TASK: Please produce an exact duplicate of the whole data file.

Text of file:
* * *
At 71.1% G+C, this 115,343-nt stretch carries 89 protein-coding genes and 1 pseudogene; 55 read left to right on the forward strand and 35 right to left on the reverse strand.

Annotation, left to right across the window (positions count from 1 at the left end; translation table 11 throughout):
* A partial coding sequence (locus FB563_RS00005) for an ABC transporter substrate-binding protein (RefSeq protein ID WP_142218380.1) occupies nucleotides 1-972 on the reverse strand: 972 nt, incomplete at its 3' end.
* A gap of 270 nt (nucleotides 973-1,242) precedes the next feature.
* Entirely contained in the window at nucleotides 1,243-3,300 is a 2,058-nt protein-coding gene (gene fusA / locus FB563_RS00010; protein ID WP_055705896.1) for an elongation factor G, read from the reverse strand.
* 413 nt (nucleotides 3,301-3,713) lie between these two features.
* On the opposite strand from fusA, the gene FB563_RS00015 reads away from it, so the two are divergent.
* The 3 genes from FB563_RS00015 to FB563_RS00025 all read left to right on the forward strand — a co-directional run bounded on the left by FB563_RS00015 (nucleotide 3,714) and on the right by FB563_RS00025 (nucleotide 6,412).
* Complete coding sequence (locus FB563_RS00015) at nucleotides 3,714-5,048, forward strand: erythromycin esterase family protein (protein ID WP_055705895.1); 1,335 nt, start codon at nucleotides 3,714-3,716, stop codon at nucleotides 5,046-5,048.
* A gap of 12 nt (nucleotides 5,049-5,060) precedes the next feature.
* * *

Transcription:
At 71.1% G+C, this 115,343-nt stretch carries 89 protein-coding genes and 1 pseudogene; 55 read left to right on the forward strand and 35 right to left on the reverse strand.

Annotation, left to right across the window (positions count from 1 at the left end; translation table 11 throughout):
* A partial coding sequence (locus FB563_RS00005) for an ABC transporter substrate-binding protein (RefSeq protein ID WP_142218380.1) occupies nucleotides 1-972 on the reverse strand: 972 nt, incomplete at its 3' end.
* A gap of 270 nt (nucleotides 973-1,242) precedes the next feature.
* Entirely contained in the window at nucleotides 1,243-3,300 is a 2,058-nt protein-coding gene (gene fusA / locus FB563_RS00010; protein ID WP_055705896.1) for an elongation factor G, read from the reverse strand.
* 413 nt (nucleotides 3,301-3,713) lie between these two features.
* On the opposite strand from fusA, the gene FB563_RS00015 reads away from it, so the two are divergent.
* The 3 genes from FB563_RS00015 to FB563_RS00025 all read left to right on the forward strand — a co-directional run bounded on the left by FB563_RS00015 (nucleotide 3,714) and on the right by FB563_RS00025 (nucleotide 6,412).
* Complete coding sequence (locus FB563_RS00015) at nucleotides 3,714-5,048, forward strand: erythromycin esterase family protein (protein ID WP_055705895.1); 1,335 nt, start codon at nucleotides 3,714-3,716, stop codon at nucleotides 5,046-5,048.
* A gap of 12 nt (nucleotides 5,049-5,060) precedes the next feature.